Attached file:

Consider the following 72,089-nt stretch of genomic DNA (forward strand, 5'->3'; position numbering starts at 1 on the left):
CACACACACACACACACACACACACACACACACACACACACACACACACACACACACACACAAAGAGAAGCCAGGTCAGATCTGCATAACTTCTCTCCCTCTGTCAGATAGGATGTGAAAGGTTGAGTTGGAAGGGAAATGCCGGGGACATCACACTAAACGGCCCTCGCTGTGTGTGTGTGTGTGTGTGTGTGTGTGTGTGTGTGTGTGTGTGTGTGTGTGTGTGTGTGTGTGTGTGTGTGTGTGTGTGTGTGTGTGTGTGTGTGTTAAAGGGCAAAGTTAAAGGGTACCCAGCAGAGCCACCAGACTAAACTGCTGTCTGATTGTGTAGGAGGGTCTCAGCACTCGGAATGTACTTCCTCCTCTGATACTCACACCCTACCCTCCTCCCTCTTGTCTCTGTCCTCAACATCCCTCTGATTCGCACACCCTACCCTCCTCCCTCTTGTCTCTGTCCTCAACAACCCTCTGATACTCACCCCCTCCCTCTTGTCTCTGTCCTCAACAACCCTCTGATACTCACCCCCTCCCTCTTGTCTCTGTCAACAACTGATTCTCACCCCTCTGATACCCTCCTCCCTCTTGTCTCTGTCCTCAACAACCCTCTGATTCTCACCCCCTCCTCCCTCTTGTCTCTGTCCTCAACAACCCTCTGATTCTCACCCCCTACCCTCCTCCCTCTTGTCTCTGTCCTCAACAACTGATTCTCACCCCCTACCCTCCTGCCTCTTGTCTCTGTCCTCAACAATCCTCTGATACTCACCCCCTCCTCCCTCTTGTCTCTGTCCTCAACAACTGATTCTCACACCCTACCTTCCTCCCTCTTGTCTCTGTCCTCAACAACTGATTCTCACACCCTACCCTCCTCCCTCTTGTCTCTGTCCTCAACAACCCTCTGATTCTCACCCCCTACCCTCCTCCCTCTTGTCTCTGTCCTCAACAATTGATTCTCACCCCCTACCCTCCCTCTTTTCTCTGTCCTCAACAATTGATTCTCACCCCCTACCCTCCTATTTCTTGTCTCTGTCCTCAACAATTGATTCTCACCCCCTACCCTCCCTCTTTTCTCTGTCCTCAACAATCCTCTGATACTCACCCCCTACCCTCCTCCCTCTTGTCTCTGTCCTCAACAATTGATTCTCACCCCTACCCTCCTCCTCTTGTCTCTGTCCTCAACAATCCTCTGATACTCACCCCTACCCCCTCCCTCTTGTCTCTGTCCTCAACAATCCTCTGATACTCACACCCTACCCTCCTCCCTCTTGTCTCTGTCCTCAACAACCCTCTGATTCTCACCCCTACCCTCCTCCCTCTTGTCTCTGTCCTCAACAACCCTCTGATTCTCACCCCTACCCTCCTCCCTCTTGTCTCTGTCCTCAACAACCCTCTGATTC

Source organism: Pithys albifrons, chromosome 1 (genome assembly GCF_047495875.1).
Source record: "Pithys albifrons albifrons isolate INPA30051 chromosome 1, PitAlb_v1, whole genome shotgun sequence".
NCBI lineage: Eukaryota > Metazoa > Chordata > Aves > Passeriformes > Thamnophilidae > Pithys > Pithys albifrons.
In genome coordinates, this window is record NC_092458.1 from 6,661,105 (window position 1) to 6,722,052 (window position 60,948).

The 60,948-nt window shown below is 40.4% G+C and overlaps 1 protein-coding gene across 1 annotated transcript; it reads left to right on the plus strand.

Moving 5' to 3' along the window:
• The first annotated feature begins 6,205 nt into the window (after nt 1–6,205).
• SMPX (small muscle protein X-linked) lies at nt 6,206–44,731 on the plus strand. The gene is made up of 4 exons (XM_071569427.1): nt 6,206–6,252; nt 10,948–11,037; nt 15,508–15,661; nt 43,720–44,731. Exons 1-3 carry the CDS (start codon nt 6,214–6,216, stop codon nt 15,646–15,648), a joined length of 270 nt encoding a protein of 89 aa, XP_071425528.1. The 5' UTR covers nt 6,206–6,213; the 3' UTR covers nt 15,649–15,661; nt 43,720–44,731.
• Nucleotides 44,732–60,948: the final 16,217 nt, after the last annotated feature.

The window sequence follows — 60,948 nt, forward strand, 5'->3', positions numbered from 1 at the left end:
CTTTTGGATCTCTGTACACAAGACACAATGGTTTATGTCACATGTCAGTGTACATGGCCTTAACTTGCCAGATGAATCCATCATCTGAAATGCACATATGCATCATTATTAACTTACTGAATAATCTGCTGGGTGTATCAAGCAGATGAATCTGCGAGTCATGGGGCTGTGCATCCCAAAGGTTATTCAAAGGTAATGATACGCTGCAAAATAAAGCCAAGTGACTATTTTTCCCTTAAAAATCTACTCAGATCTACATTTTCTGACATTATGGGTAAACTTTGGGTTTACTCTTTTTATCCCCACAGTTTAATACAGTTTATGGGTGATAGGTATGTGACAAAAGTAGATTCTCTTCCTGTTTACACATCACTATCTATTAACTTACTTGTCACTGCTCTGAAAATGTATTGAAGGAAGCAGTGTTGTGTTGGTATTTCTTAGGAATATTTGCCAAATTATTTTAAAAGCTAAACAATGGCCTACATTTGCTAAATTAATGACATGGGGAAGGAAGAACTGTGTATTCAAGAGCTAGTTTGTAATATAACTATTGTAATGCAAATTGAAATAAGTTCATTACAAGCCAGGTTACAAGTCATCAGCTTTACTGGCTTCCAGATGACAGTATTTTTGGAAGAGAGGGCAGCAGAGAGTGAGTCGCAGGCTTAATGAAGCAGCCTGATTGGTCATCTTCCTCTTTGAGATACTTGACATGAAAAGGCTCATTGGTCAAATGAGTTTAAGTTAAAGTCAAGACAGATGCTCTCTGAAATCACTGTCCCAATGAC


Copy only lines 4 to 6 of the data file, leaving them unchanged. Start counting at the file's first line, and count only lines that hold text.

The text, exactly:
Source record: "Pithys albifrons albifrons isolate INPA30051 chromosome 1, PitAlb_v1, whole genome shotgun sequence".
NCBI lineage: Eukaryota > Metazoa > Chordata > Aves > Passeriformes > Thamnophilidae > Pithys > Pithys albifrons.
In genome coordinates, this window is record NC_092458.1 from 6,661,105 (window position 1) to 6,722,052 (window position 60,948).